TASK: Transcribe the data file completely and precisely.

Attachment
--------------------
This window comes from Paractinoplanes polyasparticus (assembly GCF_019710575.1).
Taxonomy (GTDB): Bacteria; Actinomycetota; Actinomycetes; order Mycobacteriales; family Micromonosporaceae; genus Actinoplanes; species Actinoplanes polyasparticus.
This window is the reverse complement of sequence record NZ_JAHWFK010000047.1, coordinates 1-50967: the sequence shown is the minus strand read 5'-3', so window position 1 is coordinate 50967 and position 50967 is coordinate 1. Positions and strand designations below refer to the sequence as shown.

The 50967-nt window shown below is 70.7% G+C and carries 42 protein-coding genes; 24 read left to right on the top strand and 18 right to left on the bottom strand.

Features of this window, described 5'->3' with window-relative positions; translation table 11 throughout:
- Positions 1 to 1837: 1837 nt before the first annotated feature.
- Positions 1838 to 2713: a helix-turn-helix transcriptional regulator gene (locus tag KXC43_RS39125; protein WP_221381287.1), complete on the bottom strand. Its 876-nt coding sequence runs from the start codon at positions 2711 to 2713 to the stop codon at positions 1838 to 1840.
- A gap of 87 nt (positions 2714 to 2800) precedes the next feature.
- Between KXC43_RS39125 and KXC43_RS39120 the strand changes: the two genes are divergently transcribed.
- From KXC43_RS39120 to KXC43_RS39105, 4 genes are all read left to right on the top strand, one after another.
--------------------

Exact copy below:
This window comes from Paractinoplanes polyasparticus (assembly GCF_019710575.1).
Taxonomy (GTDB): Bacteria; Actinomycetota; Actinomycetes; order Mycobacteriales; family Micromonosporaceae; genus Actinoplanes; species Actinoplanes polyasparticus.
This window is the reverse complement of sequence record NZ_JAHWFK010000047.1, coordinates 1-50967: the sequence shown is the minus strand read 5'-3', so window position 1 is coordinate 50967 and position 50967 is coordinate 1. Positions and strand designations below refer to the sequence as shown.

The 50967-nt window shown below is 70.7% G+C and carries 42 protein-coding genes; 24 read left to right on the top strand and 18 right to left on the bottom strand.

Features of this window, described 5'->3' with window-relative positions; translation table 11 throughout:
- Positions 1 to 1837: 1837 nt before the first annotated feature.
- Positions 1838 to 2713: a helix-turn-helix transcriptional regulator gene (locus tag KXC43_RS39125; protein WP_221381287.1), complete on the bottom strand. Its 876-nt coding sequence runs from the start codon at positions 2711 to 2713 to the stop codon at positions 1838 to 1840.
- A gap of 87 nt (positions 2714 to 2800) precedes the next feature.
- Between KXC43_RS39125 and KXC43_RS39120 the strand changes: the two genes are divergently transcribed.
- From KXC43_RS39120 to KXC43_RS39105, 4 genes are all read left to right on the top strand, one after another.